Keeping transfusions flowing for trauma patients

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Keeping transfusions flowing for trauma patients

Toronto, November 13, 2015

By Melissa Di Costanzo

Dr. Larissa Matukas identifies a strain of bacteria
Emergency Department nurse Kate Coffin and clinical nurse educator Lee Barratt ensure a patient’s documentation is consistent with the information on the patient’s arm band. This helps to ensure his or her blood transfusion is as smooth as possible. (Photo by Katie Cooper)

Jane or John Doe trauma patients will no longer experience delays to their transfusions, thanks to an agreement between the Emergency Department and the blood lab.

Trauma patients often arrive in the Emergency Department without any identification. They’re admitted as John or Jane Doe and standard unidentified information is inputted to create a new chart and other identification items, including a wrist band.

In some cases, identification is retrieved or brought in to the ED by police or family during a transfusion. The admitting clerk then enters the patient’s real name into the Soarian information system.

However, patients’ armbands, transfusion record labels and transfusion medicine labels must match at all times. If one piece of patient identification is different as a result of a change to the patient’s date of birth or name in Soarian, for example, then no blood or blood products can leave the lab, delaying the transfusion.

“It was a particularly challenging barrier because in some cases, the care team was abruptly prevented from continuing to give these patients blood halfway during a transfusion,” said Dr. Katerina Pavenski, director of transfusion medicine. “Although we were able to work around it quite rapidly, and eventually did provide these patients with blood, we didn’t want to have to keep running into this roadblock.”

Members of the admitting, ER, lab and risk management teams began working together at the start of 2015 on a quality improvement and safety planning initiative that now means information is updated in Soarian only when patients are not actively receiving blood. The admitting clerk now calls the lab before making any changes to John or Jane Doe patient’s health or personal information.

   Transfusion facts:
  • Around 108 million blood donations are collected globally every year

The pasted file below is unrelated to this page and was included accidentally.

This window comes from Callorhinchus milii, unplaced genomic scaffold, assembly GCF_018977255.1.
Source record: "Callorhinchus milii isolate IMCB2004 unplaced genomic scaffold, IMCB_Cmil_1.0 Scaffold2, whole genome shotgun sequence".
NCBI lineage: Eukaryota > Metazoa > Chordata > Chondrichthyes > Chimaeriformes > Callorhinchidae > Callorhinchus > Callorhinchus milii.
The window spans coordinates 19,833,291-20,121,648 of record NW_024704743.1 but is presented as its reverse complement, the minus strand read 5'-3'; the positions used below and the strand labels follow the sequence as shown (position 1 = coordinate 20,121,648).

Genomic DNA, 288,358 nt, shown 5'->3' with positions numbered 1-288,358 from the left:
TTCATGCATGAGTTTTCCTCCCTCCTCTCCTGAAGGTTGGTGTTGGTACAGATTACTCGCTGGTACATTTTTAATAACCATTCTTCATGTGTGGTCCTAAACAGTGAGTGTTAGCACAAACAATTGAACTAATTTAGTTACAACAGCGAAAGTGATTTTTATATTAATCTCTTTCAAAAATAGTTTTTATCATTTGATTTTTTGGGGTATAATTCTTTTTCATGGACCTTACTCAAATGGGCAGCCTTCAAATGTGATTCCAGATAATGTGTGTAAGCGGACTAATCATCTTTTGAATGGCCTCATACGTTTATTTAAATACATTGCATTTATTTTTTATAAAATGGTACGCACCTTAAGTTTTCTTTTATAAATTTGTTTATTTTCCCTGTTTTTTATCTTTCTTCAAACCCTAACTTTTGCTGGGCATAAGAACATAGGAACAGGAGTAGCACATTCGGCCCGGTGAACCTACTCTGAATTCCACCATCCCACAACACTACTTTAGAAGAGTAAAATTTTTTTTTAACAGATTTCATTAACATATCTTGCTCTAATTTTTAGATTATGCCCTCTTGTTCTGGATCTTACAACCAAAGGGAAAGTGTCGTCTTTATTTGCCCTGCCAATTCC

• People in high-income counties donate more blood than in other countries
  • In low- and middle-income countries, transfusions are used more often for management of pregnancy-related complications, childhood malaria complicated by severe anemia, and trauma-related injuries
Source: World Health Organization

“Anything that helps the blood lab function and deliver products in a timely fashion also helps us to deliver safe and efficient care,” said Lee Barratt, clinical nurse educator for the ED. “The last thing we’d want to do is cripple the lab’s process, which is why emergency was happy to partner with others to devise a strategy to tackle the issue.”

Transfusion safety nurse Yvonne Davis-Read said communication between the lab and the ED has improved.

“Once we were able to identify the problem, we knew it was imperative for both teams to be at the table,” she said. “This quality improvement initiative allows us to deliver the best possible care.”

About St. Michael's Hospital

St. Michael’s Hospital provides compassionate care to all who enter its doors. The hospital also provides outstanding medical education to future health care professionals in 27 academic disciplines. Critical care and trauma, heart disease, neurosurgery, diabetes, cancer care, care of the homeless and global health are among the hospital’s recognized areas of expertise. Through the Keenan Research Centre and the Li Ka Shing International Healthcare Education Centre, which make up the Li Ka Shing Knowledge Institute, research and education at St. Michael's Hospital are recognized and make an impact around the world. Founded in 1892, the hospital is fully affiliated with the University of Toronto.

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